WWE Superstar and Company COO Paul “Triple H” Levesque recently spoke at length with Sports Illustrated’s “Extra Mustard” about the various elements of the WWE Performance Center used as WWE’s development system for aspiring and new talent. recruited.
During the interview, “The Game” was asked about criticism of the style used at the WWE Performance Center, which is seen as robotic and lacking the individuality needed to succeed in the wrestling business.
“The misconception is always the same, and it’s absolutely wrong,” Triple H said. the same way. Yet they don’t train in the same way. We bring people together to work on building certain skills. The core of what we do is the same – yes, you need to learn the same skills , techniques and basics when you start. Then we connect you with people to develop your characters. We want the talent to develop their character, and our job is to help exploit the character. We want them, each of them, are unique and have their own atmosphere.
Levesque continued, “Yeah, we all wear the same WWE gear. It’s because when you’re here, we’re all the same. No one is above the others, and we are all here to learn. We are a team and a family. What we do in WWE is a partnership – it’s a partnership with the guy in front of you, and a partnership with everyone here. One of the parts of the Performance Center that I’m so proud of is that when someone succeeds here, the whole place goes crazy for them. They are all there to help each other succeed. When you can create that kind of climate, it shows that our culture within that place is right for thriving and cultivating the best talent possible.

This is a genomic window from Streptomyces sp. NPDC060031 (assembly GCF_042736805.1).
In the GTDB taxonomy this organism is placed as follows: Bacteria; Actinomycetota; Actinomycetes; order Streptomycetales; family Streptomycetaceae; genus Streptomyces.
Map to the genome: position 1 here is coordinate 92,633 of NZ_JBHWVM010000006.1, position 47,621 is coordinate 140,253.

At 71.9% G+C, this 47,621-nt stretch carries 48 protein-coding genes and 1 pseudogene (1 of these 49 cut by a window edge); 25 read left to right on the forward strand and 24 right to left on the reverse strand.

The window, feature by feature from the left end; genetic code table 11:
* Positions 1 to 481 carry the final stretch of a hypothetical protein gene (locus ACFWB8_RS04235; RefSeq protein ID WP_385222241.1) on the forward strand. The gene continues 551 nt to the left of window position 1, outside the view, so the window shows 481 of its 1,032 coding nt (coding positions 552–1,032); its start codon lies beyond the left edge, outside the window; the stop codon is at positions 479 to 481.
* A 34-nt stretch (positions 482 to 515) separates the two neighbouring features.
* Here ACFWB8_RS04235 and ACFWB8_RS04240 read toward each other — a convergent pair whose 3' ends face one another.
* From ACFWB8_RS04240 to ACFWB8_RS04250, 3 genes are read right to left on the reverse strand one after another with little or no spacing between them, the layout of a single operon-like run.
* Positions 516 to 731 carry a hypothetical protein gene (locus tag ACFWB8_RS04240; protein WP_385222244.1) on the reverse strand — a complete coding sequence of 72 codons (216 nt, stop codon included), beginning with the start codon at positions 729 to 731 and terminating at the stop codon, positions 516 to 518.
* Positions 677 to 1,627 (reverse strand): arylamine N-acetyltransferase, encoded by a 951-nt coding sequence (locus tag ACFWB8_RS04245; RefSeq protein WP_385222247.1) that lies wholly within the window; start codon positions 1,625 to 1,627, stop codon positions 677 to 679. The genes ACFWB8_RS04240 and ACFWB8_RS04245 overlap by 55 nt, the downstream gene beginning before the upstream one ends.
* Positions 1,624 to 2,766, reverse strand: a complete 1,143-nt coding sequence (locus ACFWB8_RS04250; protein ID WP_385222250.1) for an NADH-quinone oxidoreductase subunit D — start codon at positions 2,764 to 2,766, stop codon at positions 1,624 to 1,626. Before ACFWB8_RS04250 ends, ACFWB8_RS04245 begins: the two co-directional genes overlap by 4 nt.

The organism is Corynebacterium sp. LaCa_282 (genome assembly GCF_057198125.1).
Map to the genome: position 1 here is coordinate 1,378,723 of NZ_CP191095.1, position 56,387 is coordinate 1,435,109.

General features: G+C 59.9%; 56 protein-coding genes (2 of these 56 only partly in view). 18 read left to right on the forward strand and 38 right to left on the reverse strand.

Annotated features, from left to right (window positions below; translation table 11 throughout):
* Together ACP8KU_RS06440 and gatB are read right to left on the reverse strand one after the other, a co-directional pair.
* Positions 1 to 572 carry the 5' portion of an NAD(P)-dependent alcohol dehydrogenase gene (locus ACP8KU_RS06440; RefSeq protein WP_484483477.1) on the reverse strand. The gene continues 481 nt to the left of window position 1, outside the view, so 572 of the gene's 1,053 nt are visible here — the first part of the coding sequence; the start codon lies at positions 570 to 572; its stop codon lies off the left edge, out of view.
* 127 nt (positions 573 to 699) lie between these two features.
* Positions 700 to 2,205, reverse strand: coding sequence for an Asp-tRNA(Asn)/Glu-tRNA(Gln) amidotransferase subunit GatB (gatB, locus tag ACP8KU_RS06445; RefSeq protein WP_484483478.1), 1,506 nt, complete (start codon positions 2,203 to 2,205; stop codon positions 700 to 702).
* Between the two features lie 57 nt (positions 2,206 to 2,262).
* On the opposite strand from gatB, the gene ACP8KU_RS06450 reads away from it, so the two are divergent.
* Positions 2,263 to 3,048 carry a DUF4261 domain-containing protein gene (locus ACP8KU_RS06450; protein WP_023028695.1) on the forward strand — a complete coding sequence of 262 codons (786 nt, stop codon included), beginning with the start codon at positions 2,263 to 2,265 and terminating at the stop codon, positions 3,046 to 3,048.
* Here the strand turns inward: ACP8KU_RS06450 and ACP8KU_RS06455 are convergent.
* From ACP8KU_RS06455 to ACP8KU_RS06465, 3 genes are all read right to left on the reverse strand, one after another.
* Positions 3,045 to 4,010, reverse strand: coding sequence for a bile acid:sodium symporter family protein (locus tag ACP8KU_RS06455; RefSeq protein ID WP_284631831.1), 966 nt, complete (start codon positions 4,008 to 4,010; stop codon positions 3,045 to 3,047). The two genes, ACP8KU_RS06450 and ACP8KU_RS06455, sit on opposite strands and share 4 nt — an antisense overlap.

HHH was also asked to talk about what he thinks is a successful trainer at the WWE Performance Center.
The current WWE Developmental System coaching staff consists of Matt Bloom (the Head Coach), Steve Corino, Norman Smiley, Terry Taylor, Robbie Brookside, Adam Pearce, Scott Taylor (Scotty 2 Hotty) and Sara Amato.
“What makes a coach successful? The coaching process is very difficult,” said Triple H. “Just because you’re good at it doesn’t mean you’ll be good at teaching it. Great players don’t always make great coaches, and great coaches weren’t always great players. We worked to find a very diverse group, focusing on who connects best with people and who delivers the right message, and then connects a coach with the message they’re best at delivering.
Triple H continued, using Norman Smiley as an example of one of the best trainers on the current WWE Performance Center staff.
“For example, Norman Smiley is one of our best rookie coaches,” said “The Game.” “Norman is one of our most trusted and valued coaches. His work is extremely important in formulating the building blocks for creating success in the ring, so building a strong foundation is essential. Norman’s wheelhouse – areas like movement, body roll and how to protect yourself at all times So you find the right people who have that right connection to talent, you focus on the area where they are exceptionally talented in coaching , and then you make them work in that facet.
Check out Triple H’s full interview on SI.com.